Body of Matter (2022)

Body of Matter (2022)

Isabella Robb

Physical Representations of Anatomical Data

People are opaque, our internal workings a matrix of cellular matter that varies from liquid to soft tissue to hard bone. While these can be felt, they remain unseen. Being able to observe what lies beneath the skin has developed over time, from dissection and drawing, to 2D x-rays, and now to MRI and CT scans as 3D visualisations revealing biological function. Using additive manufacturing, it is now possible to reproduce accurately an individual’s personal anatomy from this data. While useful in analysis and pre-operative planning within the medical realm, research is limited regarding how personalised objects containing that data may benefit an individual outside of a clinical setting.

With her thesis Izzy wanted to explore not only the making of medical models for diagnostic purposes, but also explore how this medical data can become a meaningful object, remembering a personal journey or a close contact. Through creating an object biological data is transformed into something new. Body matter is transformed into forms which explore visualisation methods, aesthetic objects, and personalised products.

As our lives become and more digitized, we yearn for physical objects that convey deep meaningful connections. But when it comes to highly personalized data – like medical scans – the options how to display them in a meaningful and respectful way are limited, due to the nature of the raw data itself and lack of creative options.  This research explores how emerging technologies can transform medical data from 2-dimensional visualisations into highly intricate and tactile 3D-printed objects. By migrating scientific data through a bitmap printing process, a range of novel outcomes are presented. For this research three data sets were used and turned into three distinct and personal objects: prescription glasses, ballpoint pen and forks respectively. The feedback to these objects highlighted the importance of the personal connection and the desire to express a particular event/ medical journey.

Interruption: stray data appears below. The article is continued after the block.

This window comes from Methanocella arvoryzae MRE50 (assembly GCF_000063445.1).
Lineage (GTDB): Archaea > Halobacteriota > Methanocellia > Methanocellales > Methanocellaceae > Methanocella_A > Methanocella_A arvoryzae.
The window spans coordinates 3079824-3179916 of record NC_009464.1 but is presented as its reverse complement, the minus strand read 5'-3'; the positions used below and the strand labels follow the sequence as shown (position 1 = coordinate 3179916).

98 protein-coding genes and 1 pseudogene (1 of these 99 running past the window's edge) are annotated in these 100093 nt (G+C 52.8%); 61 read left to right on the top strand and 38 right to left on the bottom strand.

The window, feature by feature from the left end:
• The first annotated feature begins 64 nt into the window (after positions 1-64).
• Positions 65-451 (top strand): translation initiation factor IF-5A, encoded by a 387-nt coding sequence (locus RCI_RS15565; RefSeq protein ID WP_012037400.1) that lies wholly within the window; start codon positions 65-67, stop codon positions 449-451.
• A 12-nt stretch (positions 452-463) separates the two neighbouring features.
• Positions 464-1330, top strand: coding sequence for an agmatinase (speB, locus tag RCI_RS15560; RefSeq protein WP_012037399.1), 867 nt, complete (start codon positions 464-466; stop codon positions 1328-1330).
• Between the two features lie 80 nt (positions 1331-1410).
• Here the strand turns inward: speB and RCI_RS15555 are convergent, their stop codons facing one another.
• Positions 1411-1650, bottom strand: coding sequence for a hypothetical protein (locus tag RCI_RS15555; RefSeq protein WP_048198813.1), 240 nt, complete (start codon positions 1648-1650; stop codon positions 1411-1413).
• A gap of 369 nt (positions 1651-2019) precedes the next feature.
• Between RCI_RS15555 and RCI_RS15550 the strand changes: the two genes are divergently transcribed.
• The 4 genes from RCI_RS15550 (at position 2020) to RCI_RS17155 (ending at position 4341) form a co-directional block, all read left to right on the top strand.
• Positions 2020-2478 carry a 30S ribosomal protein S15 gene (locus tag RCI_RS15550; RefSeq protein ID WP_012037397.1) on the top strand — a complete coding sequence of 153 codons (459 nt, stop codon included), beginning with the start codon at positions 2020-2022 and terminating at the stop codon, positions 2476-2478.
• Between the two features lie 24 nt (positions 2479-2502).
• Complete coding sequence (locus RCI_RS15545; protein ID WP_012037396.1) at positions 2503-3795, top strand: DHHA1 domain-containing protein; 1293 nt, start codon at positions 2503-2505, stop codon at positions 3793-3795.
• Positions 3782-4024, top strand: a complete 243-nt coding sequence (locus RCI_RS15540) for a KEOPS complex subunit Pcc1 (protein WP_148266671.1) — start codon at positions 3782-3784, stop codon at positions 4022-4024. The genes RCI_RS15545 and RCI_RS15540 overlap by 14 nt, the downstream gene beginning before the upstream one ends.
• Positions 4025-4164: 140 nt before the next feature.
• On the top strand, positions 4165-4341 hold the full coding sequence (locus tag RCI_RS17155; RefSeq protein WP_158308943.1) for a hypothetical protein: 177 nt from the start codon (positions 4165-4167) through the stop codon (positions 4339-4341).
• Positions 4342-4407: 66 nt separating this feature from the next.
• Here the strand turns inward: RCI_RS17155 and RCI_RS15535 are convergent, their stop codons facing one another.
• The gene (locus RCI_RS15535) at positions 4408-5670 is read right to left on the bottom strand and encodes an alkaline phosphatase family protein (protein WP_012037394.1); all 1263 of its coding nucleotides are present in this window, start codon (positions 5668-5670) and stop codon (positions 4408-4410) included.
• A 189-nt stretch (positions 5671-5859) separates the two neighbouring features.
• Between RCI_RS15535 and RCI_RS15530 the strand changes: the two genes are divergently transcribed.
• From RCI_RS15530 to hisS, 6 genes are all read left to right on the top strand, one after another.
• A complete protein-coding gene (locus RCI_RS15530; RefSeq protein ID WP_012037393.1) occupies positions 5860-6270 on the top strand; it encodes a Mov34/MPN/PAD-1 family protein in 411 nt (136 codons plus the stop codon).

Izzy has always been intrigued by the unexpected, and by possibilities offered through form generation. She was fortunate to have opportunities using both FDM and multi-material 3D-printing during her undergraduate degree at Victoria University of Wellington. This undergraduate work led to being awarded a summer research scholarship, working with the Department of Anaesthesia and Pain Management at Wellington Hospital, creating 3D-printed training surgical swatches. This summer scholarship taught her about the possibilities of 3D-printing within the medical context, along with methods of digitally processing medical imaging data.

This research investigated the transformation of anatomical data into physical objects through an iterative design process. It explored how intimate and hidden cellular matter can be given a new form and meaning through 3D-printing. Models were produced in both anatomically accurate and established forms to explore how anatomy is viewed and physically understood. The intention was twofold, firstly aiming to assist in a process of personal discovery to gain a better understanding of one’s own anatomy for patient consent, and secondly to imbue products with a new and more personal sense of identity and meaning.

Design is a catalyst for innovation and this research only brushes the surface. Novel technologies encourage exploration of new applications within society. This research explores the importance of challenging conventions, with the reinterpretation of established products, such as the Bic pen and Porsche Design glasses, by applying a new material aesthetic. The migration of anatomical data into defined forms influences the future of products and body data can now be viewed as both an aesthetic and assistive medium. From this emerges a new form of customisation and with it a new digitally generated bio-based aesthetic, that connects back to the variegation of ‘natural’ materials and the value we deem them to have.

This research portfolio was supported through funding by MedTechCoRE and in kind by WellOral and Capital & Coast District Health Board.

Materials and Processes


Houdini, 3D slicer, Rhinoceros 3D, Blender, Autodesk Meshmixer and Netfabb, Adobe Photoshop, GrabCAD Print, GrabCAD Voxel Print Utility


Stratasys J850 printer

Project level

Master of Design Innovation (MDI) thesis, primary supervisor Bernard Guy and secondary Simon Fraser